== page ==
The inclusion of ESG representations and warranties, comprehensive commitments to sustainable practices (including specified timelines) in business plans, indemnification clauses for related breaches as well as establishment of internal protocols to guarantee compliance with ESG standards are anticipated to become standard components of transaction documents with the rise of interest and investments in this sector.


In 2023, the healthcare sector remained a focal point for PE deal activity, surpassing other PE deals worldwide. 2023 has also witnessed new trends such as buyout funds initiating secondary-dedicated funds,  including continuation funds, and PE firms have started joining with other firms to tackle larger targets, in addition to seeking partnerships with and capital from SWFs.

Notably, India has topped the charts and accounted for around 30% (thirty percent) of the Asia-Pacific regions deal value in 2022-2023, as investors seeking to manage geopolitical risk began to broaden their horizons to other Asia-Pacific countries.39 We expect factors such as resilient economic growth, a business-friendly government combined with greater expenditure on public healthcare, a maturing pharmaceutical manufacturing landscape, and a burgeoning middle class eager to pay for quality healthcare post the Covid pandemic to create many more investment opportunities in this sector. The market landscape of the healthcare sector in India is conducive to consolidation, hence we expect M&A activity to continue in 2024 as large hospital chains seek to acquire smaller centres to increase their footprint.

There has been increased accessibility to healthcare in India in the recent past based on which we have seen a shift towards de-centralising healthcare by setting up facilities in smaller cities, which would make the existing centres in these cities an attractive investment prospect in the future. We anticipate a sustained increase in biopharma-related engagements, such as generics and active pharmaceutical ingredient manufacturing,  as seen by Temasek’s acquisition of an additional 41% (forty-one percent) of Manipal Health Enterprises40 and Blackstone acquiring a controlling stake in Care Hospitals.41 We have also witnessed a surge in investment activity in IVF clinics, which has been fuelled in part by the regularisation of the fertility industry due to the implementation of the Assisted Reproductive Technology (Regulation) Act, 2021 and the Surrogacy (Regulation) Act, 2021 – hence we expect investment in this sub-sector to continue to flourish in 2024.

India being one of the fastest growing digital economies in the world, we expect digital health to see an increase in investment, especially now with the potential of integration of GenAI, blockchain, robotics and virtual reality with technology. These macroeconomic trends, combined with successful exits by early investors in India, such as TPG selling a controlling stake in Care Hospitals to Blackstone,  will motivate PE sponsors to view India as a significant destination for deploying healthcare capital on a large scale in 2024.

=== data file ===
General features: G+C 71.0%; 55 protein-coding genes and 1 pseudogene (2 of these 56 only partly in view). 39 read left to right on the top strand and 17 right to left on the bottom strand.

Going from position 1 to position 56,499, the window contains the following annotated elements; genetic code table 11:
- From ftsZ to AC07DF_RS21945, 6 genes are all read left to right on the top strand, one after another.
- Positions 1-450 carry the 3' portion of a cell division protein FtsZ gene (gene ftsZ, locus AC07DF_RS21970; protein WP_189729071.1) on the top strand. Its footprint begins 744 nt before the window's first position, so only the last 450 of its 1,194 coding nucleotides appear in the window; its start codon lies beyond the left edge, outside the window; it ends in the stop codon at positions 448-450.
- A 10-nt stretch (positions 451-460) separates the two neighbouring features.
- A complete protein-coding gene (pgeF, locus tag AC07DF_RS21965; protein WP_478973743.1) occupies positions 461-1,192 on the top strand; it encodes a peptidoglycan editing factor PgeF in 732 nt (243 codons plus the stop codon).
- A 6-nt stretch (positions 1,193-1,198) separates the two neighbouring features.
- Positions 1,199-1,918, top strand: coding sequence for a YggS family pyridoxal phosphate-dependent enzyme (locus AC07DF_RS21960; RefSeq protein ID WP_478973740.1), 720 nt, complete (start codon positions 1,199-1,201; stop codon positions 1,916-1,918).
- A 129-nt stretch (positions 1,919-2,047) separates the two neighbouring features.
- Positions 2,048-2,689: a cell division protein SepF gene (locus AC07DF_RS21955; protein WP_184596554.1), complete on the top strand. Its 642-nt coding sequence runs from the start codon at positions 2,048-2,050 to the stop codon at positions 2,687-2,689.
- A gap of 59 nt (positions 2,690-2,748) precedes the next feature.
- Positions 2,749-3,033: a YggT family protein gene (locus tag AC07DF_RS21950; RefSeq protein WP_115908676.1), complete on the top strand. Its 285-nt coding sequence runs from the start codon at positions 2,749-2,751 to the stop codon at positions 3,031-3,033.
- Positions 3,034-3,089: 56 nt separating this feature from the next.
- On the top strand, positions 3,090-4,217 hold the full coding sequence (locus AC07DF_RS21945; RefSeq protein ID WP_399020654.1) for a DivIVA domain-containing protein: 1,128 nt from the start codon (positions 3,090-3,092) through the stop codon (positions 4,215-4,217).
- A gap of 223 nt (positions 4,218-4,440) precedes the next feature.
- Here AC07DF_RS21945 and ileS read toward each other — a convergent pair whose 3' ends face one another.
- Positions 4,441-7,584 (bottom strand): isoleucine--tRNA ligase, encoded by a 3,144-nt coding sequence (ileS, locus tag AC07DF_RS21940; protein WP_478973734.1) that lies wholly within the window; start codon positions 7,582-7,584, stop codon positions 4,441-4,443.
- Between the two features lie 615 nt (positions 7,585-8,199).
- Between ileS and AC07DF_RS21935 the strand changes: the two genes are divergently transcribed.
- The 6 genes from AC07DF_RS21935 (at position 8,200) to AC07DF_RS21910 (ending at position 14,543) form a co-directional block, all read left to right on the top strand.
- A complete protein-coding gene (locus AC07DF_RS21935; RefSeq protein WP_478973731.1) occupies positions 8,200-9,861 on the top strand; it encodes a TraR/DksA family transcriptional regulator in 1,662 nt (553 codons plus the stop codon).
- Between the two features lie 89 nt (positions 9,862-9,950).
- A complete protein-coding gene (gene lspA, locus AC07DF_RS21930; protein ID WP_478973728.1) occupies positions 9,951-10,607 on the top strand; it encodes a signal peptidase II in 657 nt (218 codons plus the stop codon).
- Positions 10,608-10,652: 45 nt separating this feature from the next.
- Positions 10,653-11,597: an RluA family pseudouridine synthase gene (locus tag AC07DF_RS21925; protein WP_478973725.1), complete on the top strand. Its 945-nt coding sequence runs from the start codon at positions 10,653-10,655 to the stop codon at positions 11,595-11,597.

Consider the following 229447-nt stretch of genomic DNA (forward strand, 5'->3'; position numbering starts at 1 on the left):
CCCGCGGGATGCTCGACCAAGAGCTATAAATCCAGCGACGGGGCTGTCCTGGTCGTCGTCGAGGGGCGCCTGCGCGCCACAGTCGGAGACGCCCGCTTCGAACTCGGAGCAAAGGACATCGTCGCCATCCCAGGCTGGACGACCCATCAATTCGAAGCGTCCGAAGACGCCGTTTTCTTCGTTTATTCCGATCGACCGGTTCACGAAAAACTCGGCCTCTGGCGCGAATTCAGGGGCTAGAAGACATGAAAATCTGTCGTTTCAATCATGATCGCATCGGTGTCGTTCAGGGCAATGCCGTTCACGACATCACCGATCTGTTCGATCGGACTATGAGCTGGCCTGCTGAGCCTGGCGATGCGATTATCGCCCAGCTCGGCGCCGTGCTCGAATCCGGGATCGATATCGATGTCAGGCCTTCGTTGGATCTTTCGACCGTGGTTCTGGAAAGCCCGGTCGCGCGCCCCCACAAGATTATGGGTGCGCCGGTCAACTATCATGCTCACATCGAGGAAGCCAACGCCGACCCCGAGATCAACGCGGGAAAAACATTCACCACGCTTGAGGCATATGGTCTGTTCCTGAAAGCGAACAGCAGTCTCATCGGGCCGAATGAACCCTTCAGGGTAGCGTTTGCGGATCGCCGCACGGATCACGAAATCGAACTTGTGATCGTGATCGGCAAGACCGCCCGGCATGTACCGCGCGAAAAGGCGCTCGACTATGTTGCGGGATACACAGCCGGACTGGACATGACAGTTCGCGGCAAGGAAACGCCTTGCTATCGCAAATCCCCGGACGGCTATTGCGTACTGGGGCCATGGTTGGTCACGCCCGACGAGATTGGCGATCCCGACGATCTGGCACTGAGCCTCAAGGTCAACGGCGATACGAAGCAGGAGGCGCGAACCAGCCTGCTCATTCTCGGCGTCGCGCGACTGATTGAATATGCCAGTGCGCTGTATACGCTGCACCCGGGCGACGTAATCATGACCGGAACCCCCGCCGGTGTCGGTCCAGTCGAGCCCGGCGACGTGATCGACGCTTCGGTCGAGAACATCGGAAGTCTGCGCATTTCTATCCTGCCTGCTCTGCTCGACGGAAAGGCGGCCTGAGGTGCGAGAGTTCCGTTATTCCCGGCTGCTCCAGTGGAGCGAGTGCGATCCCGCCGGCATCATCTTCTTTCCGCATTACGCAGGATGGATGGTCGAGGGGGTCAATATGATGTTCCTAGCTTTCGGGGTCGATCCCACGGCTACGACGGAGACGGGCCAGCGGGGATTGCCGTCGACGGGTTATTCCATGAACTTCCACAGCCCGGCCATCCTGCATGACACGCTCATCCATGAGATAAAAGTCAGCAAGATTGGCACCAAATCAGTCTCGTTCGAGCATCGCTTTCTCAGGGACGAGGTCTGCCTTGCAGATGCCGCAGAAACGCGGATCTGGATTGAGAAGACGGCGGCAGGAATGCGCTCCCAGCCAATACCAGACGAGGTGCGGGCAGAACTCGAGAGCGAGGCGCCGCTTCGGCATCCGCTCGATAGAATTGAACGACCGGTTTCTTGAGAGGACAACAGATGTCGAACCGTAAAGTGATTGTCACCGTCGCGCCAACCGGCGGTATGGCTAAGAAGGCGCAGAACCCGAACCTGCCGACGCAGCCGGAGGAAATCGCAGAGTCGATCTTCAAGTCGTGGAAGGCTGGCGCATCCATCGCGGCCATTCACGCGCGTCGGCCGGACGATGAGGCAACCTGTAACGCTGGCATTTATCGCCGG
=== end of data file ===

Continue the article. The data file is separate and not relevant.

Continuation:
Although the overall outlook for PE and M&A activity in 2024 looks optimistic, this is dependent on geopolitical factors across the globe. With the 2024 elections looming both in India as well as the US, deal activity in the short term may slow down. However, M&A and PE activity in India is expected to remain robust in 2024 due to the factors mentioned above coupled with India’s importance as a global player and its relative stability in the face of global headwinds. This is seen by the projected stability of the Indian Rupee in 2024, India’s emergence as the new back office to the world among tighter global markets as well as favourable global trends such as offshoring, digitalisation and energy transition. That being said, the number of large deals may potentially decrease in the short term and may be replaced by relatively small and mid-size deals taking up the centre stage.

– Sach ChabriaParina MuchhalaArijit GhoshHarshita Srivastava and Nishchal Joshipura

You can direct your queries or comments to the authors.




4We have analysed the concept of “reverse flipping” in our article at:



7 phonepe-reverse-flip-to-india-unraveling-the-strategic-shift-and-its-impact/ #:~:text=The%20Reverse%20Flip&text=In%20October%202022 %2C%20PhonePe%20announced,that%20operates%20primarily%20in%20India.

8This report is available at: Viewer?Path=Document%2FReportandPublication%2 Fonshore-the-indian-innovation-to-gift-ifsc-a4-1327082023112304.pdf &Title=Report%20of%20the%20Expert%20committee%20 on%20%27Onshoring%20the%20Indian%20Innovation%20to%20 GIFT%20IFSC%E2%80%99&Date=25%2F08%2F2023










18See generally,

19See generally


21We have analysed the DPDPA in our hotline at:


23Available at:

24Available at:


26We have analysed this framework at:


28See generally,

29WP(C) No. 2562/2022.

30Concentrix v. ITO, W.P. (C) 9051/2020.

31Nestle SA v. Assessing Officer Circle, W.P. (C) No. 3243/2021.




35We have evaluated the emerging legal and ethical changes associated with GenAI in our paper at: fileadmin/user_upload/Html/Hotline/ New_Publication-Generative-AI-and-Disruption-M.htm #:~:text=Nishith%20Desai%20Associates& text=Generative%20AI%20(GAI)%20continues%20 to,videos%20and%20even%203D%20objects.

36Read more on the issues that emerge for Indian regulators in regulating this tool in our hotline at:



39We have provided an overview of the legal, regulatory and tax implications of investments in healthcare at




The contents of this hotline should not be construed as legal opinion. View detailed disclaimer.

This Hotline provides general information existing at the time of preparation. The Hotline is intended as a news update and Nishith Desai Associates neither assumes nor accepts any responsibility for any loss arising to any person acting or refraining from acting as a result of any material contained in this Hotline. It is recommended that professional advice be taken based on the specific facts and circumstances. This Hotline does not substitute the need to refer to the original pronouncements.